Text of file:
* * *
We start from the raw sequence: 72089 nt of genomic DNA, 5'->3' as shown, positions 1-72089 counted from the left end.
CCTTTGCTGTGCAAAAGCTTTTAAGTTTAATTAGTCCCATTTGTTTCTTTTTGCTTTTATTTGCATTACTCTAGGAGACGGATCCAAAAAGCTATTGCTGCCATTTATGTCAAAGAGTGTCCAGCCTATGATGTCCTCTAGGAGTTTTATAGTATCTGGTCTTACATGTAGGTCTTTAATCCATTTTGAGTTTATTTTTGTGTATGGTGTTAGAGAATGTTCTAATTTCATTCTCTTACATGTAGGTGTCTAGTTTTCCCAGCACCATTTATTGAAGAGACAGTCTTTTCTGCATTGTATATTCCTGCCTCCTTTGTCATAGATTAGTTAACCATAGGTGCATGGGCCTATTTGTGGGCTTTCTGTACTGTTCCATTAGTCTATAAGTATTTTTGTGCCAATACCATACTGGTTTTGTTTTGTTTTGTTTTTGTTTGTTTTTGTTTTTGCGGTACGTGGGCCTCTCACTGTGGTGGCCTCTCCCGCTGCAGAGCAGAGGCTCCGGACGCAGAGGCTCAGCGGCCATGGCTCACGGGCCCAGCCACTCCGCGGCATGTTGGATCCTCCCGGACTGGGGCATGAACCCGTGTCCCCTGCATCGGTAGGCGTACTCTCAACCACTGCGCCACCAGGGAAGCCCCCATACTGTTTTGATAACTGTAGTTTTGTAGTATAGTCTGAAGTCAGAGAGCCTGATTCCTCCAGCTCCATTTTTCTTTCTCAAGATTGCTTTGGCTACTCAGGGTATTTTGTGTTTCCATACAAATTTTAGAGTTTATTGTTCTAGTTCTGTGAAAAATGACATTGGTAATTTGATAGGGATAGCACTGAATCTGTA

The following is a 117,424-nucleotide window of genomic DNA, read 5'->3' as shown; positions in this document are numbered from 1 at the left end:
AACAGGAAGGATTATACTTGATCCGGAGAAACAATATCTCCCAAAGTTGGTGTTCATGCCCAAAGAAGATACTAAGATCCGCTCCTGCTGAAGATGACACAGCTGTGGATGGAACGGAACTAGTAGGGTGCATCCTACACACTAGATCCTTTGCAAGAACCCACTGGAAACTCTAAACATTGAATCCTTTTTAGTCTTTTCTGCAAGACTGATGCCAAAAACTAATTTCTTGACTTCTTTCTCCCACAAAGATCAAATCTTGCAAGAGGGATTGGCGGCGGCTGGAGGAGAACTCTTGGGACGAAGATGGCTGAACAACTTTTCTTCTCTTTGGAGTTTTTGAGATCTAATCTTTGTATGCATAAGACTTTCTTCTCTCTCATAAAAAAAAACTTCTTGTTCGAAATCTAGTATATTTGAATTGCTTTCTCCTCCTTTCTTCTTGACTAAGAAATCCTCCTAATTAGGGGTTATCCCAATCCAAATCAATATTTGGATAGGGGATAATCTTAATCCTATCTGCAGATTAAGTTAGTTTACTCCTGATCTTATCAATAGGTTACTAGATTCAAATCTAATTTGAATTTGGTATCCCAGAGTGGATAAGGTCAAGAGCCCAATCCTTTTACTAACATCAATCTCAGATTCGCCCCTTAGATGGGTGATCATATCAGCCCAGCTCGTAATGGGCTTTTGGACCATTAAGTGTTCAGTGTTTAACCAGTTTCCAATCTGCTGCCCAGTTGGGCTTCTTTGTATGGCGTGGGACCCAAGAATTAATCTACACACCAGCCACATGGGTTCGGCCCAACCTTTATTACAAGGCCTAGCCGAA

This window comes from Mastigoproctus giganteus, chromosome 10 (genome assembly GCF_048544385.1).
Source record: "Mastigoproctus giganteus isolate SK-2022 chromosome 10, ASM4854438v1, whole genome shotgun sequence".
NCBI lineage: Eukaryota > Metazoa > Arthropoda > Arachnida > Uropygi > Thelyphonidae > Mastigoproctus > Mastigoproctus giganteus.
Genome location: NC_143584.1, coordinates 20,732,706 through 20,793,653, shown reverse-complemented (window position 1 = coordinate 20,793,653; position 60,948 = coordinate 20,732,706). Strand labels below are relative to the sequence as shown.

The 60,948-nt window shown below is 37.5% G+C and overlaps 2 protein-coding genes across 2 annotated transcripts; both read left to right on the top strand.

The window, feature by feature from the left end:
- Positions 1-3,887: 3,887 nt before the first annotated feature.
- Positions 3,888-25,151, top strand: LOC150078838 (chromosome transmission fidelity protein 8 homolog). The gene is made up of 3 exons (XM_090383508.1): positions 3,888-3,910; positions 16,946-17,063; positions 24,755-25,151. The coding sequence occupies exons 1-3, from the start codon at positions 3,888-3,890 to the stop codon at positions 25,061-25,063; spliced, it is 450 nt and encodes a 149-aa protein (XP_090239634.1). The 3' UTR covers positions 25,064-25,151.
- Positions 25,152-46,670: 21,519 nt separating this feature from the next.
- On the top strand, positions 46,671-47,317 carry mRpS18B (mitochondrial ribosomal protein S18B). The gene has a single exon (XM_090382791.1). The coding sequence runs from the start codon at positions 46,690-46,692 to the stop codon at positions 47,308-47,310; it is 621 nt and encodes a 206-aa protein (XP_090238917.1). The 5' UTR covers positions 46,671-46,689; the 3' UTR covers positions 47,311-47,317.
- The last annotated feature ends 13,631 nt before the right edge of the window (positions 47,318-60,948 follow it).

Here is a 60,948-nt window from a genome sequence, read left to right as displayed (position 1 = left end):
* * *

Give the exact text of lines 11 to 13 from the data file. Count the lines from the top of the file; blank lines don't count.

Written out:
- Positions 1-3,887: 3,887 nt before the first annotated feature.
- Positions 3,888-25,151, top strand: LOC150078838 (chromosome transmission fidelity protein 8 homolog). The gene is made up of 3 exons (XM_090383508.1): positions 3,888-3,910; positions 16,946-17,063; positions 24,755-25,151. The coding sequence occupies exons 1-3, from the start codon at positions 3,888-3,890 to the stop codon at positions 25,061-25,063; spliced, it is 450 nt and encodes a 149-aa protein (XP_090239634.1). The 3' UTR covers positions 25,064-25,151.
- Positions 25,152-46,670: 21,519 nt separating this feature from the next.